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New Vape Safe Drop Boxes at every middle, high school encourage SPS students to discard vapes

Person dropping a vape into the Vape Disposal Box

In every SPS middle and high school, there’s a new box: a Vape Safe Drop Box.

Located tucked away and strategically placed, the Vape Safe Drop Box was installed by SPS leaders to encourage students to safely and securely discard vape and tobacco products anonymously. 

For all students passing, there’s to text for support in ceasing tobacco products.

“The purpose of the drop box is to promote free and anonymous text-based cessations services, while also creating a safe place for a student, staff or community member to turn in a vape device to be properly disposed of,” said Brad Brummel, SPS coordinator of physical education, health and engagement activities. “This creates a safer learning environment in our schools and provides safe opportunities for students to make health-enhancing behaviors.”

The Vape Safe Drop Box initiative was led by the Greene County Tobacco and Vape Prevention Coalition, a local group of organizations committed to preventing tobacco use in the greater Springfield area. The coalition then created the child-focused Springfield Area Vape Education (SAVE) program, which developed the idea of the Safe Boxes.

Top of safe box

When SAVE leaders requested the installation of Vape Safe Drop Boxes, SPS leaders were eager to support the boxes’ goal. It complimented the tobacco cessation efforts already underway at SPS, says Courtney Martin, director of student services.

“The numbers nationally and regional trends indicated that there was an issue at the high and middle school level with vaping,” said Martin. “We knew that we needed to do something to give kids an out and an opportunity not just to get rid of the vapes, but also to provide support to address the stress, anxiety or mental health issues that lead students to turn to tobacco.”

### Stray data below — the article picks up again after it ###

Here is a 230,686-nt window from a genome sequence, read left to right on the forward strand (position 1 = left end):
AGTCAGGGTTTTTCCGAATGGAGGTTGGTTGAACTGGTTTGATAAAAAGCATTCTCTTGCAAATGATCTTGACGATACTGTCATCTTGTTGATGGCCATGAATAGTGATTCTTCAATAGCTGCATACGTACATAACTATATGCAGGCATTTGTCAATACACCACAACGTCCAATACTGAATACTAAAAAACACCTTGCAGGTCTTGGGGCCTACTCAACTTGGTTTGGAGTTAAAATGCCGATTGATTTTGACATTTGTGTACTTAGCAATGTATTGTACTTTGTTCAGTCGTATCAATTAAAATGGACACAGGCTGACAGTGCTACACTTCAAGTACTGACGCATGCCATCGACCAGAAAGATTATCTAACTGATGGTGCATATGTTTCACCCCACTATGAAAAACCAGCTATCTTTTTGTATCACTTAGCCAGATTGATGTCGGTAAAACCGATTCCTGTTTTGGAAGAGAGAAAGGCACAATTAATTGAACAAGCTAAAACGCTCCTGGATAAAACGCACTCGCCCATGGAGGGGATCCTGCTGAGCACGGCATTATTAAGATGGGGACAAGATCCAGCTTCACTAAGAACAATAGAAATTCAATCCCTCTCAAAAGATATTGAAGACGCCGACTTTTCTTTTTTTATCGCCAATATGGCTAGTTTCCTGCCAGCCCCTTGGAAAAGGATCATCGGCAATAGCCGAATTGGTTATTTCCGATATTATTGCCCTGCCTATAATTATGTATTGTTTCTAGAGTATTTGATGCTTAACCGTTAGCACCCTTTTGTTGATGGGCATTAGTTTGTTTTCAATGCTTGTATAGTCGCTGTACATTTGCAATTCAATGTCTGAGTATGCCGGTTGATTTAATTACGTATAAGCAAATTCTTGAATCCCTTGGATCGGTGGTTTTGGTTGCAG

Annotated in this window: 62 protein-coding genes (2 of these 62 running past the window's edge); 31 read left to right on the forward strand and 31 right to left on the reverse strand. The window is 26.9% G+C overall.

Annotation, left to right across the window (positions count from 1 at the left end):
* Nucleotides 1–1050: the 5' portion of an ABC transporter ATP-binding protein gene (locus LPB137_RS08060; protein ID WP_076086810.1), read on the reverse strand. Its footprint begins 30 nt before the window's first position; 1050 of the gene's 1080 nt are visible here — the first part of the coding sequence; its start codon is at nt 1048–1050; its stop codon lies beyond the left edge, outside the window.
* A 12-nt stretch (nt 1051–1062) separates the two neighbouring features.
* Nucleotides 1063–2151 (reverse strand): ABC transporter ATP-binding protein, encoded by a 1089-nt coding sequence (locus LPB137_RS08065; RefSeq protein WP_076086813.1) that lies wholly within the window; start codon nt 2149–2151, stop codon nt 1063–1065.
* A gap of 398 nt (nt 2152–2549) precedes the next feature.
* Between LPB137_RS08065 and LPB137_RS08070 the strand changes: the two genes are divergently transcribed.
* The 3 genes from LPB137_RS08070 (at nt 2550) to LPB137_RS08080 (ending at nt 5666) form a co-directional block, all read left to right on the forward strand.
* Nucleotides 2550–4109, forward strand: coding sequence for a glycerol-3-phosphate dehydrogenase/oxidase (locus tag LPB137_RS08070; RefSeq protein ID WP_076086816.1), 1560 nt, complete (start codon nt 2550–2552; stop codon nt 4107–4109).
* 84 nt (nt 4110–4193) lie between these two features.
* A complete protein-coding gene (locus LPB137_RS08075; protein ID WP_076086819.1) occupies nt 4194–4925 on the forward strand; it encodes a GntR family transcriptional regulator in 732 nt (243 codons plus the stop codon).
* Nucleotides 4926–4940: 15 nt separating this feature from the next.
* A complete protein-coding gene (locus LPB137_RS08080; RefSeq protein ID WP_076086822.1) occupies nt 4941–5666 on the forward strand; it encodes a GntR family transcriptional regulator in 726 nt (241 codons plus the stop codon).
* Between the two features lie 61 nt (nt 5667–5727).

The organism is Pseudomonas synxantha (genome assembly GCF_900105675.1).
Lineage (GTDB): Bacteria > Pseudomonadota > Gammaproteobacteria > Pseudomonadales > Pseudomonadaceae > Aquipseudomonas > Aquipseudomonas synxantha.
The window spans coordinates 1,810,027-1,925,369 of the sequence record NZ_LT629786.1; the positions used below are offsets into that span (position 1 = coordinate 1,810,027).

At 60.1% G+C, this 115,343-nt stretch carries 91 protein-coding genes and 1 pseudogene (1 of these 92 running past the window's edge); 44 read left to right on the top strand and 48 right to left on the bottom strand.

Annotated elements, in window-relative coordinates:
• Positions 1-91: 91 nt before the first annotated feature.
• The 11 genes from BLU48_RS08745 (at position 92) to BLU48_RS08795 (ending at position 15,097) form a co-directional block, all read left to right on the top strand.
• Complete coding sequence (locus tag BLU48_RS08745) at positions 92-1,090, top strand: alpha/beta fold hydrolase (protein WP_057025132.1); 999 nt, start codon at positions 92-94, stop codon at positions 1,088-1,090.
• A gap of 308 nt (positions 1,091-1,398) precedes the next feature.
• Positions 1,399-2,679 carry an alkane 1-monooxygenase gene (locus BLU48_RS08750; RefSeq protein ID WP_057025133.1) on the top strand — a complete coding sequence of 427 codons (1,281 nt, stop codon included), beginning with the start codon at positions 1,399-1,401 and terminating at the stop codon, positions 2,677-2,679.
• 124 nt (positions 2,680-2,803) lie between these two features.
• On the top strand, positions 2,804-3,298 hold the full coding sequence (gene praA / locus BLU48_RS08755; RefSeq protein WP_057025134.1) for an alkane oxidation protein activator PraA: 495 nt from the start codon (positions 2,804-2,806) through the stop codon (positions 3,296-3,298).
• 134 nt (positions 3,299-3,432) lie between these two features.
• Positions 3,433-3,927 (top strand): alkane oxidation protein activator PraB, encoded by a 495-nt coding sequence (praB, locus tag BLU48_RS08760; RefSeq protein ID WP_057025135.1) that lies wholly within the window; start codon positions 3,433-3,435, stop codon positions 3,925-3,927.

In each building, school police officers and counselors have been equipped to help students quit vaping with resources and support, not punishment. In 2019, SPS implemented the Aspire Program at two SPS schools. In the program, students who were found with tobacco or a vape were given an option: complete In School Suspension, or watch a 30-minute video developed by MD Anderson Hospital that detailed the harmful effects of tobacco usage.

Overwhelmingly, students chose the resources to quit instead of the consequence, said Martin.

“The boxes, the resources at the school, these are intended to give kids the ability to discard vapes and then seek out somebody at the school to talk to, if they have an issue,” said Martin. “It’s a first step. And if we get one vape turned in, one student who quits, it’s a success.”

To continue supporting healthy choices for SPS students, SPS and SAVE are working together to potentially provide one-on-one counseling services specifically for students who are choosing to cease tobacco usage.

As of January 2021, one vape has been turned in and safely discarded at a SPS middle school. For more information about Springfield Area Vape Education and the Greene County Tobacco & Vape Prevention Coalition, visit the SAVE website.